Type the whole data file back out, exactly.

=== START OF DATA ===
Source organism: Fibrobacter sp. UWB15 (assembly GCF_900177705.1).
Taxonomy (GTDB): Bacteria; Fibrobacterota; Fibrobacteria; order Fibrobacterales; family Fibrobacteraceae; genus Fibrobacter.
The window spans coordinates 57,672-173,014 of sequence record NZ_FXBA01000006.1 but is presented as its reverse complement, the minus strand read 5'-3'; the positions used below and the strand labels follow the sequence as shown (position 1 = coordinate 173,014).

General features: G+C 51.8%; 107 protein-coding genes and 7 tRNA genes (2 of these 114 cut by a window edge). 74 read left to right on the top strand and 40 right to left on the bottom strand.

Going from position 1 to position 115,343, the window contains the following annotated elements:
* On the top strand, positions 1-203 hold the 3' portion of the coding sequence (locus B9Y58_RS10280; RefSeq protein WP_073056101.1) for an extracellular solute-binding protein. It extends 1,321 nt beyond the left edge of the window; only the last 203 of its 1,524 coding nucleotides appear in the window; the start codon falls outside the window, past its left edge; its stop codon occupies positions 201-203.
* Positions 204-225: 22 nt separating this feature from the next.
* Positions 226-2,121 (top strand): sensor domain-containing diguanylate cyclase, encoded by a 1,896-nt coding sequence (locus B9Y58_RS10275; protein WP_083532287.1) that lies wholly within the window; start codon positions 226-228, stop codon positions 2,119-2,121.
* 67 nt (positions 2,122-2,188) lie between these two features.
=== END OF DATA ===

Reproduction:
Source organism: Fibrobacter sp. UWB15 (assembly GCF_900177705.1).
Taxonomy (GTDB): Bacteria; Fibrobacterota; Fibrobacteria; order Fibrobacterales; family Fibrobacteraceae; genus Fibrobacter.
The window spans coordinates 57,672-173,014 of sequence record NZ_FXBA01000006.1 but is presented as its reverse complement, the minus strand read 5'-3'; the positions used below and the strand labels follow the sequence as shown (position 1 = coordinate 173,014).

General features: G+C 51.8%; 107 protein-coding genes and 7 tRNA genes (2 of these 114 cut by a window edge). 74 read left to right on the top strand and 40 right to left on the bottom strand.

Going from position 1 to position 115,343, the window contains the following annotated elements:
* On the top strand, positions 1-203 hold the 3' portion of the coding sequence (locus B9Y58_RS10280; RefSeq protein WP_073056101.1) for an extracellular solute-binding protein. It extends 1,321 nt beyond the left edge of the window; only the last 203 of its 1,524 coding nucleotides appear in the window; the start codon falls outside the window, past its left edge; its stop codon occupies positions 201-203.
* Positions 204-225: 22 nt separating this feature from the next.
* Positions 226-2,121 (top strand): sensor domain-containing diguanylate cyclase, encoded by a 1,896-nt coding sequence (locus B9Y58_RS10275; protein WP_083532287.1) that lies wholly within the window; start codon positions 226-228, stop codon positions 2,119-2,121.
* 67 nt (positions 2,122-2,188) lie between these two features.